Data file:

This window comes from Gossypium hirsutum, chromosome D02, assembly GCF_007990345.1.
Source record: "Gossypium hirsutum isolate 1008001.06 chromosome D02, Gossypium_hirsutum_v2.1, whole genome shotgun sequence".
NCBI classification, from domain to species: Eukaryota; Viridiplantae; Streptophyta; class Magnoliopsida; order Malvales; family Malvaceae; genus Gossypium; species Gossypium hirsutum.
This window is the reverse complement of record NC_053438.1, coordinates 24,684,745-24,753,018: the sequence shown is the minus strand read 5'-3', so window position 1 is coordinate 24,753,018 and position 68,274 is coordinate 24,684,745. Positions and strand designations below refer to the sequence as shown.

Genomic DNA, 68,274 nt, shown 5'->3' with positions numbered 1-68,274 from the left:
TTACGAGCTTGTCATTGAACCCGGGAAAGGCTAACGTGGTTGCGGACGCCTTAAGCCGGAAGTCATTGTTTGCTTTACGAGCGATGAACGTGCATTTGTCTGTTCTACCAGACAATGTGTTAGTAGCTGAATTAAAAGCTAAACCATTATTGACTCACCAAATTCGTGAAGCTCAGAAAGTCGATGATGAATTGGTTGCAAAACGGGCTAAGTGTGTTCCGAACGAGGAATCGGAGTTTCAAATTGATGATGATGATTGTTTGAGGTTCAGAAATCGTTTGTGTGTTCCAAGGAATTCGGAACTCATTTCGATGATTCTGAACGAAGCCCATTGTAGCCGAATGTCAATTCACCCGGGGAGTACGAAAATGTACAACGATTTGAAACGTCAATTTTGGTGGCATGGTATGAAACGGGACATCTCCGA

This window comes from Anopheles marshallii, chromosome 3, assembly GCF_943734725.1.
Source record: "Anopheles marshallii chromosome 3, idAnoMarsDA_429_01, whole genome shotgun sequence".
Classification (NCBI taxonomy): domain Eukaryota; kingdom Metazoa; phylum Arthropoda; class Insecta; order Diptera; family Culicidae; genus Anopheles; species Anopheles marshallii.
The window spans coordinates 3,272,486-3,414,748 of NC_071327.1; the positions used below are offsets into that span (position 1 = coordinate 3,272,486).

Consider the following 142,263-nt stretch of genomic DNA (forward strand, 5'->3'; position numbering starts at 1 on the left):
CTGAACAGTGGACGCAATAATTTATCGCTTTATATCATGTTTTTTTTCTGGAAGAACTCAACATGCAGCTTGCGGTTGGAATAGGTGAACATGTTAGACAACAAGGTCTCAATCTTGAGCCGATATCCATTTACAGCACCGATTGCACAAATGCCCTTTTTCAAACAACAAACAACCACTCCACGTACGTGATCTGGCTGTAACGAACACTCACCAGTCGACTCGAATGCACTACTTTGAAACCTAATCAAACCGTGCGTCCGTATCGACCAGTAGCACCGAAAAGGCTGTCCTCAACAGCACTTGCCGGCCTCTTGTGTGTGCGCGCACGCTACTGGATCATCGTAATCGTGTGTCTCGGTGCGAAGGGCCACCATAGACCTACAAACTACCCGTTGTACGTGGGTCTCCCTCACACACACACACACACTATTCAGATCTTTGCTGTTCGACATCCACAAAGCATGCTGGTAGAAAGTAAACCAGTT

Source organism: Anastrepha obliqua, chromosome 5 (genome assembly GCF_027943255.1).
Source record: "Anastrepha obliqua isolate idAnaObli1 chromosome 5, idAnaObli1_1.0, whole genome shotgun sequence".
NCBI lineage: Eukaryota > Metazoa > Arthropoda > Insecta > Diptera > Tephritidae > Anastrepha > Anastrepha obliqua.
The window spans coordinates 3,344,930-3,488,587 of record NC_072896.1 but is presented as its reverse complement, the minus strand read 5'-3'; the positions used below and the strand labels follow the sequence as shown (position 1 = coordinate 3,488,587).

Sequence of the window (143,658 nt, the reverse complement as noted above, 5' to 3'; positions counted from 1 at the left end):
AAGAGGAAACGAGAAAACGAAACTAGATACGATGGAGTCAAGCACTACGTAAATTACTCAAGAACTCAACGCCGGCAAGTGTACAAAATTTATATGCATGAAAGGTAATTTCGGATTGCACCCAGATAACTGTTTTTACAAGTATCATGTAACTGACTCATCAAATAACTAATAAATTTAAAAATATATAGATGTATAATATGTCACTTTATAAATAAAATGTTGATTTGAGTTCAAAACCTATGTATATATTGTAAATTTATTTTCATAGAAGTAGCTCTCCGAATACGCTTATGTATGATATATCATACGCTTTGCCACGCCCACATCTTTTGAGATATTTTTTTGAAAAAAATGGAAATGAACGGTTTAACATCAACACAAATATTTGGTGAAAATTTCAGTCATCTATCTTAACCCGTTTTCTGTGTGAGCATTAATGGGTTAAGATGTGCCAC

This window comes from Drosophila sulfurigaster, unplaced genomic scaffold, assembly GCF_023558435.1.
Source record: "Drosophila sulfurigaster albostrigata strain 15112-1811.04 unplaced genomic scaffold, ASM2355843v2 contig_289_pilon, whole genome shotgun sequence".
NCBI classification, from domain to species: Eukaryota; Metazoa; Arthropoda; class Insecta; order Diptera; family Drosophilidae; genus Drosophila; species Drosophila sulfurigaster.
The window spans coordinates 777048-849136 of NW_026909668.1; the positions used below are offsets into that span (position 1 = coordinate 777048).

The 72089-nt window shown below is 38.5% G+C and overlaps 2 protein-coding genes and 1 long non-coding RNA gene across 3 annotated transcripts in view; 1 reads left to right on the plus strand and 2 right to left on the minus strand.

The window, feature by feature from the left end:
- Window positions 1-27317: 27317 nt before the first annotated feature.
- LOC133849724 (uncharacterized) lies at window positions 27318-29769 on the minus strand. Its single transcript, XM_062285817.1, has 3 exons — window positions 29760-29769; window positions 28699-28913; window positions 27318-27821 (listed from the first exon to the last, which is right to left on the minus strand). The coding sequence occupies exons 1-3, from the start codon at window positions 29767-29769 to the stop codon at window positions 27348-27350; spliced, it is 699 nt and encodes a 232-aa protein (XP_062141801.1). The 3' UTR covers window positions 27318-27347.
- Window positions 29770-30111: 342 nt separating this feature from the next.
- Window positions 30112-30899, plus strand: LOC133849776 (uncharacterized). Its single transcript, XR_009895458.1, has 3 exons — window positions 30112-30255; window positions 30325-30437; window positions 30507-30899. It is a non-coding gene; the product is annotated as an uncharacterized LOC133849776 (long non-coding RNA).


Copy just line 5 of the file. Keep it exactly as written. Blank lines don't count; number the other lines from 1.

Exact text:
Genomic DNA, 68,274 nt, shown 5'->3' with positions numbered 1-68,274 from the left: